I Went To A Cannabis Farm For The First Time: Here’s What Happened

Hard work, good smells, cute dogs.

cannabis farm
Photos by Danielle Guercio

The disconnect that the East Coast carries to actual, in-the-ground-cannabis, has far and surpassed what could be called a shame. How many of us have seen a plant up close? Seen a row of plants? Smelled a mountain brisk from late morning clouds pumping the blood of the plant itself all over you? Something that once grew freely and was made into goods is now whispers and passwords and mostly come from places in the world that don’t feel like our plane of reality.

Having the opportunity to see them up close and in their happy place was a pleasure and a privilege, and one that has sharpened my focus on what’s important in the context we exist in. Being a passerby in a cool community of humans who have turned an affinity with nature into a daily quasi-wildcraft is the sweetest part. In the lands of Northern California, nature makes the schedule.

Photos by Danielle Guercio

When I arrived, there was work to do for sure, as there’s always something to do on a farm, but nothing in the weed wing was urgent or timely, so we shifted gears for a day to press grapes from the mountainside vineyard that needed immediate attention. This really drove home that pretty much everywhere that grows wine quality grapes can also sustain cannabis cultivation. Pressing grapes is in my Mediterranean blood, so I found it incredibly fun and informative, since I’d never done it before. Bucket after bucket we loaded into a hydraulic press imported from Italy. The smell of these wine grapes after their sugary sojourn in a fermentation tub was crisp, thick, and warm, like a cut apple. I got a whole new respect for my one uncle’s private wine stash that he maintains year after year like the Sicilian grandpa he is.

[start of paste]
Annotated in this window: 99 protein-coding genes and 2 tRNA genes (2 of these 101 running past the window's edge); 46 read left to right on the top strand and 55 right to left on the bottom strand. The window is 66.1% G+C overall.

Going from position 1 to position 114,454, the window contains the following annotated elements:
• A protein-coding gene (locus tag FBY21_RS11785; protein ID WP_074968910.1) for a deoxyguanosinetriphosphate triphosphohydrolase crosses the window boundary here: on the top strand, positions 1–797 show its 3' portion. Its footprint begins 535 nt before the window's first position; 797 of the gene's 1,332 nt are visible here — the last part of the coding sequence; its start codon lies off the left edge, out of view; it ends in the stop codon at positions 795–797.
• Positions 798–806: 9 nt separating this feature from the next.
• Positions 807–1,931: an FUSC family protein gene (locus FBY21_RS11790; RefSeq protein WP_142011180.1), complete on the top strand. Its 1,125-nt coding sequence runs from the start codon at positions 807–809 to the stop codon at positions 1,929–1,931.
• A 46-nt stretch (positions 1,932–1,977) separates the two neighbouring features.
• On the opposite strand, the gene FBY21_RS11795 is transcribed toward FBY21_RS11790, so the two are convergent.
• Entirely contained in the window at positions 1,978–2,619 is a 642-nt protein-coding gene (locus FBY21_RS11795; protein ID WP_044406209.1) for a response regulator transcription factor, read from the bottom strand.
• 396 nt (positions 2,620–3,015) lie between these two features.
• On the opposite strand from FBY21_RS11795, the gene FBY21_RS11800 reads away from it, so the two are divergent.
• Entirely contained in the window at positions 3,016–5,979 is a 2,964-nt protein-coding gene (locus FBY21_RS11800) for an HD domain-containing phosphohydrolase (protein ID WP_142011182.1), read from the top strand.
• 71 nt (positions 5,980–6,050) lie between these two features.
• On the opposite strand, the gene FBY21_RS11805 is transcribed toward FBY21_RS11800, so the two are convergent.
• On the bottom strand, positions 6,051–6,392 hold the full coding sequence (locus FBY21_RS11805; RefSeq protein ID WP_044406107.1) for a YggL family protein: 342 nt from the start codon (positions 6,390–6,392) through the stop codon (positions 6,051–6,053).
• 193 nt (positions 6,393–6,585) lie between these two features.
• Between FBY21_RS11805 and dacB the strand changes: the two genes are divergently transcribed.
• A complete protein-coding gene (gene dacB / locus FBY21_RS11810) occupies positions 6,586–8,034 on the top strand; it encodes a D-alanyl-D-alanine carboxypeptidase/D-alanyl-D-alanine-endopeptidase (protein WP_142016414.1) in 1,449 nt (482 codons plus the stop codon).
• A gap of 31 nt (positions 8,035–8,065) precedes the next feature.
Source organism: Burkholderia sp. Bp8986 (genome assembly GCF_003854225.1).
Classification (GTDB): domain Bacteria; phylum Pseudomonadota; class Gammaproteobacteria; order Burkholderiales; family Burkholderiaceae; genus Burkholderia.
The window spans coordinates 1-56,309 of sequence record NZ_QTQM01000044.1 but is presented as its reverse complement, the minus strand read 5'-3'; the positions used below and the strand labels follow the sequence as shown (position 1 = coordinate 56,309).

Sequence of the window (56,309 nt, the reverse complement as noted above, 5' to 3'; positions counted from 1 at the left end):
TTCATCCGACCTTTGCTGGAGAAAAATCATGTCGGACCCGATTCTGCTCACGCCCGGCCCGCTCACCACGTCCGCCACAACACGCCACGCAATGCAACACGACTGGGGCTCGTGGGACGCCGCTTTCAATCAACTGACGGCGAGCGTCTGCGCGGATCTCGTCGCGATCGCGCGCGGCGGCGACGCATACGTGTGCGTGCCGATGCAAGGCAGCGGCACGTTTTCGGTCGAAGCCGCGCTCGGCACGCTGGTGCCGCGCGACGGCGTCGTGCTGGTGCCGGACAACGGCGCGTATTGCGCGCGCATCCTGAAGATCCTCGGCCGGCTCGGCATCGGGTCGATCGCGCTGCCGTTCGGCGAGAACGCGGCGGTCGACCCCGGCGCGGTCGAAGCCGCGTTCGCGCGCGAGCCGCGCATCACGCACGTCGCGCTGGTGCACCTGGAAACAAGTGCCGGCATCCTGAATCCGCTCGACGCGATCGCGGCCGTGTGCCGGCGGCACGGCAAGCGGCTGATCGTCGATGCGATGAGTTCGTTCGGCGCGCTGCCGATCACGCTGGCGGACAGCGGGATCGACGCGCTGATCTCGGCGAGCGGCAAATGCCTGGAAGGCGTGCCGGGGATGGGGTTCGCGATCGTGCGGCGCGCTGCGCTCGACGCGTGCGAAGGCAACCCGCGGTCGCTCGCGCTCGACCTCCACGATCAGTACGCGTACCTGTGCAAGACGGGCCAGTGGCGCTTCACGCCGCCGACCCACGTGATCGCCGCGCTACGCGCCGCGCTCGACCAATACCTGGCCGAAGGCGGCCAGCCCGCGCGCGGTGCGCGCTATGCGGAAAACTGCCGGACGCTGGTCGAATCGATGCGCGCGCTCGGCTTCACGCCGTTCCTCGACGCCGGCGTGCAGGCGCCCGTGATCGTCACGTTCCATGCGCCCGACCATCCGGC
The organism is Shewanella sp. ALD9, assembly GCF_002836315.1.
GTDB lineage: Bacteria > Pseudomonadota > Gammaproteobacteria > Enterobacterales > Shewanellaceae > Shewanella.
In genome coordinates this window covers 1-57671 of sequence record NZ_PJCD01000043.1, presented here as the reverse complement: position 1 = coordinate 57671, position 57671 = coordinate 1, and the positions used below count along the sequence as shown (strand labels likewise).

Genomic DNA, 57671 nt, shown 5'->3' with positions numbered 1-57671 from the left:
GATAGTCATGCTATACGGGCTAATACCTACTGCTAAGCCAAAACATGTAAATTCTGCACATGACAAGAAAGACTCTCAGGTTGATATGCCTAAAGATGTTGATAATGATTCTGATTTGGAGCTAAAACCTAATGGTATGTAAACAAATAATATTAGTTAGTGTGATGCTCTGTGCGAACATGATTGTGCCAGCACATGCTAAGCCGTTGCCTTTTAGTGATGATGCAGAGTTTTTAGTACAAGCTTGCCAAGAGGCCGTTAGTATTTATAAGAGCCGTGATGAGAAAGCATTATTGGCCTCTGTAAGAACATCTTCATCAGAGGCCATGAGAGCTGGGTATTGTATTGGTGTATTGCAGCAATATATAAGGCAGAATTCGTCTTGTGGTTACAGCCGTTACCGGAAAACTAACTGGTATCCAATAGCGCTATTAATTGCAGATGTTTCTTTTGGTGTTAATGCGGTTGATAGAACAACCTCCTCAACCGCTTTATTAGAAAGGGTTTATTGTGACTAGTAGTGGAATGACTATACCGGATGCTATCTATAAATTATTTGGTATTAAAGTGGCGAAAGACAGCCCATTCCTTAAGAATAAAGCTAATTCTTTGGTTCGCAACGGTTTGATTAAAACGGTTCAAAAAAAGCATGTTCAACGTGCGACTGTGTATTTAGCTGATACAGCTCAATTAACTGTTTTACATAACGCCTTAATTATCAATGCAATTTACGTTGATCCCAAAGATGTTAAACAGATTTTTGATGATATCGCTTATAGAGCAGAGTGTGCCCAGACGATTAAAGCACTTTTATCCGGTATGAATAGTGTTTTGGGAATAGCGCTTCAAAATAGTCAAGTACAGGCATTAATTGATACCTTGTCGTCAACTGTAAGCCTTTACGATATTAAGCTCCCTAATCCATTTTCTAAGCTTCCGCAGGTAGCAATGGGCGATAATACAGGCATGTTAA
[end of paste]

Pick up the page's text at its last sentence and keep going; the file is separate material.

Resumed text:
Photos by Danielle Guercio

When I finally rolled up to the side of the mountain where the greenery lived, I took as many lingering glances at the geometric beauty of the blooming flowers and all of their pistil and crystalline curling leaves as I could. I was trying to imprint forever on my mind what I’d normally only seen in magazines or online. One plant in particular, a 6 foot tall and 4 foot wide specimen of God’s Gift, was painted with sunlight for most of the day which made its variant shades seem like they leapt right out of a paint palette. Each plant has its own thickly perfumed perimeter, enveloping most of the surrounding area with a melange of all of the strains populating any given area.

Photos by Danielle Guercio

Just like with wine, growing weed takes hours and hours and hours of labor from ground to harvest and processing. It was incredible to be able to participate in even just the smallest part of that day to day attention that pumps out quality buds to most of America. It completed a cycle that as a lifelong East Coaster, I was completely divorced from. The actual earth based part of cannabis consumption couldn’t be more foreign to someone like me. The day flew as I carted pile after pile of dirt to be preserved for the next year. The work was physical as to be expected, and it puts a completely different lens on what we’re smoking, eating, and vaping everyday, 3000 miles away.

Photos by Danielle Guercio

At risk of wildfires and wild weather, weed is worth as much as gold so things must ebb and flow to gain as much benefit as possible. Growers never know when Mother Nature can send them a curveball, and there are many. Those who produce cannabis have to be on the same wavelength as the ground they stand and grow on. Experiencing this deeper connection to the plant will be enriching my connection anything green I touch for the rest of my life.

Photos: Danielle Guercio

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